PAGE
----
Although somewhat hardy and certainly pleasant to the senses, lilacs are susceptible to a number of diseases and pestilence if not properly treated.
The Most Likely Disease
The most common affliction to lilac bushes is a powdery mildew, which most frequently occurs during hot and humid weather spells. The earlier you treat the plan the more likely its survival. While there are chemical products available to hose down the plant or plants, ecologically there is an equally effective method to save the plant. As unusual as it may sound, mix a half a cup of milk in a gallon of water and spray your plants. Repeat the process until the mildew subsides.
A Word of Caution
When mildew infection is prevalent, trim the infested branches and don't be shy about it. A word of caution: do not add the infected branches to a compost heap. Burn them if possible or dispose of them in another manner to keep the problem localised. The mildew can spread to young fruits and vegetables if composted. Although it is unlikely to cause long-term problems, it could damage the young harvest.
Rodents can kill lilacs quicker than any mildew. One good nights work by the rodents or a few weeks by bugs and your lilacs won't last very long. Mildew takes time to wreak its havoc. Rodents are the biggest threat to lilacs, particularly if they are unestablished and newly planted. Mice and moles are the biggest culprits. They love the young tender shoots which can be protected at planting by wire basket undergirding. To simplify, make a thin wire basket placed in the hole where you plan to plant and then plant as you normally would. It allows the young tendrils to become stronger and tougher before moles and mice can get to them. They don't like established roots as much when they are tougher and are deterred by the wire basket and are likely to just move on. It also allows the plant to establish itself so that nibbling at the edges of the shoot won't likely hurt the plant.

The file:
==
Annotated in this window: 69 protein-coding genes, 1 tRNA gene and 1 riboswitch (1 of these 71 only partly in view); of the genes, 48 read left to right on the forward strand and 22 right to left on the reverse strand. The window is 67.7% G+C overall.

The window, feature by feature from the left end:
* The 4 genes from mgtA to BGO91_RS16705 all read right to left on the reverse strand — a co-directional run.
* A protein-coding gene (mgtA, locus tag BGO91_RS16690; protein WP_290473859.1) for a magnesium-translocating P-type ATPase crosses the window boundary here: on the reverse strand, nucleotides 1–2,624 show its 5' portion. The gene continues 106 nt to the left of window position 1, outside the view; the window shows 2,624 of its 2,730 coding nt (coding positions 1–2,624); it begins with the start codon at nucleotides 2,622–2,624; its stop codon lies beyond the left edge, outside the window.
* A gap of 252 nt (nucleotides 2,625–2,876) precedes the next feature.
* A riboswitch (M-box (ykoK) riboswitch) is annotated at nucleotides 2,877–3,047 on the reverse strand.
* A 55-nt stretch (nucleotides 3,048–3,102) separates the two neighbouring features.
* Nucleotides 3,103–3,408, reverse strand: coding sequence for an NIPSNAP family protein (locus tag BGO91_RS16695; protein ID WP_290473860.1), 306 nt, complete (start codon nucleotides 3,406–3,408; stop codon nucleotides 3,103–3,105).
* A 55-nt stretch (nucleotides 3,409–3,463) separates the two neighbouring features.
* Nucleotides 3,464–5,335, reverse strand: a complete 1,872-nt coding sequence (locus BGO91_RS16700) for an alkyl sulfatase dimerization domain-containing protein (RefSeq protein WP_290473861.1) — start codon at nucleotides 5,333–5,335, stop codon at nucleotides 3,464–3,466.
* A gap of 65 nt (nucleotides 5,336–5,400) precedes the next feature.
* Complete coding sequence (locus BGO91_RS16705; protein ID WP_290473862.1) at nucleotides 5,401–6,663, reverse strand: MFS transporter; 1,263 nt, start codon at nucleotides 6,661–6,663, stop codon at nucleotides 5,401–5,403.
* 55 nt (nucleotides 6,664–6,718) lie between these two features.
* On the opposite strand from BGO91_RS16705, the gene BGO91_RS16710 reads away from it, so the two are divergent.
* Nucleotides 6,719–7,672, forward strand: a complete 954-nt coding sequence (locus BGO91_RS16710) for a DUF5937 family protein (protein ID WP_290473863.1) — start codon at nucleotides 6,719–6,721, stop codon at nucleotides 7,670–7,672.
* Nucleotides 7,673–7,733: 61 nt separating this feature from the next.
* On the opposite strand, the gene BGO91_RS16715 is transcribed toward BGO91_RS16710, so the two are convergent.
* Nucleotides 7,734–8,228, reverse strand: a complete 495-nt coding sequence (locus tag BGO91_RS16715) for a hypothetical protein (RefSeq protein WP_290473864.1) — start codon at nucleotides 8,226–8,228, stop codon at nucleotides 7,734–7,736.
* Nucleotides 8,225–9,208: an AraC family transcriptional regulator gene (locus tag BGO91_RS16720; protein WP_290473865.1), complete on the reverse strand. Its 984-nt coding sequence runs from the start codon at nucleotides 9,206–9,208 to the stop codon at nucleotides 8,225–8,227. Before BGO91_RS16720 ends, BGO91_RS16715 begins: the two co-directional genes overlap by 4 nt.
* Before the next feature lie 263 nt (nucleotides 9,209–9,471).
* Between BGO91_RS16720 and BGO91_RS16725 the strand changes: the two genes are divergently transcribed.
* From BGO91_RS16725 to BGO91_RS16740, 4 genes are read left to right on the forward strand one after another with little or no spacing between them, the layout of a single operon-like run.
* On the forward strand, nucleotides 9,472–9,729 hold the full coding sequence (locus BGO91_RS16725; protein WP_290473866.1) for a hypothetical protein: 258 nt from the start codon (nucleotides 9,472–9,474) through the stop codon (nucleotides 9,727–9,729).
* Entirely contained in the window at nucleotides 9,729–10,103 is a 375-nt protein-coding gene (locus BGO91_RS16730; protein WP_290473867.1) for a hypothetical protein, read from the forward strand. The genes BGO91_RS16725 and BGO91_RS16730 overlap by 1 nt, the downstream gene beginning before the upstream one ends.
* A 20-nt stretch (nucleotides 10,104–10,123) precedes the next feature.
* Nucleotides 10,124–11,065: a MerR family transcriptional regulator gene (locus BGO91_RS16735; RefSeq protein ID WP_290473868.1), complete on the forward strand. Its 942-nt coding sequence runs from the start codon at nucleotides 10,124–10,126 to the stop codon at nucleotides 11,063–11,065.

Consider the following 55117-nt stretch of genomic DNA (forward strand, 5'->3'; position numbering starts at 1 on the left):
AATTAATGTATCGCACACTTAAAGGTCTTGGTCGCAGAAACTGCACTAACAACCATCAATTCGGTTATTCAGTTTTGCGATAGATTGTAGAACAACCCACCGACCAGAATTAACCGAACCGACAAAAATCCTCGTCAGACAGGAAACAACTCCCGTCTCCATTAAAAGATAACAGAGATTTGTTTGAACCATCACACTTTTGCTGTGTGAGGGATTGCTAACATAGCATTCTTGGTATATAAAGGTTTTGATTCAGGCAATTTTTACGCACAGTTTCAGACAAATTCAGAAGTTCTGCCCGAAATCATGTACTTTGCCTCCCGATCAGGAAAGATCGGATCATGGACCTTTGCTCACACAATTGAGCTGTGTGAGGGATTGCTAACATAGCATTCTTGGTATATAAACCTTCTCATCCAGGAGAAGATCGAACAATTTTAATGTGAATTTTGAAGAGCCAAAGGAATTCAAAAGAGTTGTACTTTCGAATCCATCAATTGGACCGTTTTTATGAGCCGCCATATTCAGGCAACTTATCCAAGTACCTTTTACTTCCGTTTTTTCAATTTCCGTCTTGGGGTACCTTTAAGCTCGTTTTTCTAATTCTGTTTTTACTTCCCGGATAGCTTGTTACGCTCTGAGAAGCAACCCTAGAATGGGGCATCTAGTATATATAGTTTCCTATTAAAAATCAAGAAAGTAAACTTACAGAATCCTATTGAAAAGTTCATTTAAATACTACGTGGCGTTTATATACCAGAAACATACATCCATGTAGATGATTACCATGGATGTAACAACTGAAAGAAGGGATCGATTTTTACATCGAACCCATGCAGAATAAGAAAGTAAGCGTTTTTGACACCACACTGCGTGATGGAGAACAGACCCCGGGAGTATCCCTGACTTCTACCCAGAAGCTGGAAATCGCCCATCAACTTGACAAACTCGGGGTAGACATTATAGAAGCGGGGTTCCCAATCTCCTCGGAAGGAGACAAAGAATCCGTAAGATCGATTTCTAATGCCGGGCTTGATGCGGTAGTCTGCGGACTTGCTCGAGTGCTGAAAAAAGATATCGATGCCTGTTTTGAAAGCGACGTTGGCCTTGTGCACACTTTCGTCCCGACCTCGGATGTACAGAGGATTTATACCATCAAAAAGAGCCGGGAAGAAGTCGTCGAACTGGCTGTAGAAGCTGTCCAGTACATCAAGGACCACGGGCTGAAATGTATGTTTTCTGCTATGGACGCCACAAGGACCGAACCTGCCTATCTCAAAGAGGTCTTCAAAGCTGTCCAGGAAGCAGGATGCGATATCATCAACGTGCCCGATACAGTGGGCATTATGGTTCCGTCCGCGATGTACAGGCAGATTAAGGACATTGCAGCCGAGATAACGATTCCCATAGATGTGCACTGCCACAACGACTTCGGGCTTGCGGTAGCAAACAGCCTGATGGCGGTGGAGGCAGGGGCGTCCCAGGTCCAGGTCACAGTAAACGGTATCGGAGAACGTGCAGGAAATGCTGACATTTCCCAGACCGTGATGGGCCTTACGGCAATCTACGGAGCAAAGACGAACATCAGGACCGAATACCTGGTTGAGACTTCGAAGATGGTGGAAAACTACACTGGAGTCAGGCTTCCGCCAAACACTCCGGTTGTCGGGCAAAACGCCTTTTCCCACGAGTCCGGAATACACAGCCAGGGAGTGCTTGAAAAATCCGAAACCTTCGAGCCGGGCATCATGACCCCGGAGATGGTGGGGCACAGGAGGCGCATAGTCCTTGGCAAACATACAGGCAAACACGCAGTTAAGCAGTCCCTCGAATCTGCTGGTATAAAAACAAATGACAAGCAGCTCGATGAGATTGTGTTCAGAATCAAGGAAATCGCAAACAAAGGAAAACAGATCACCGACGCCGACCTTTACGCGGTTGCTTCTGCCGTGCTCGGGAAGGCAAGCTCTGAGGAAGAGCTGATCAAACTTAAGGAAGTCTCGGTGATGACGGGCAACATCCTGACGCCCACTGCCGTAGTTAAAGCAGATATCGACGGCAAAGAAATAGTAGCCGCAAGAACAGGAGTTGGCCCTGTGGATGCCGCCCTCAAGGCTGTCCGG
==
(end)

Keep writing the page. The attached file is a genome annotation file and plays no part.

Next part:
Lucky for the lilacs, lucky for you. There aren't many insects that wantonly damage lilacs. They are less of a problem because there are just a few types that like lilac. Aphids and boring insects are the biggest problem but not with much frequency. The easiest way to keep insects off your plants is with an anti-insecticidal soap, available at most nurseries.
Since mildew is the biggest threat to lilac bushes and trees, they become infected mostly in warm moist climates. You should prune in drier and cooler weather to prevent the spread of the mildew. While the pruning shouldn't be so severe as to threaten the tree or bush, it should be considerable in order to create as much air flow as possible throughout the plant. This will diminish the likelihood of mildew returning.
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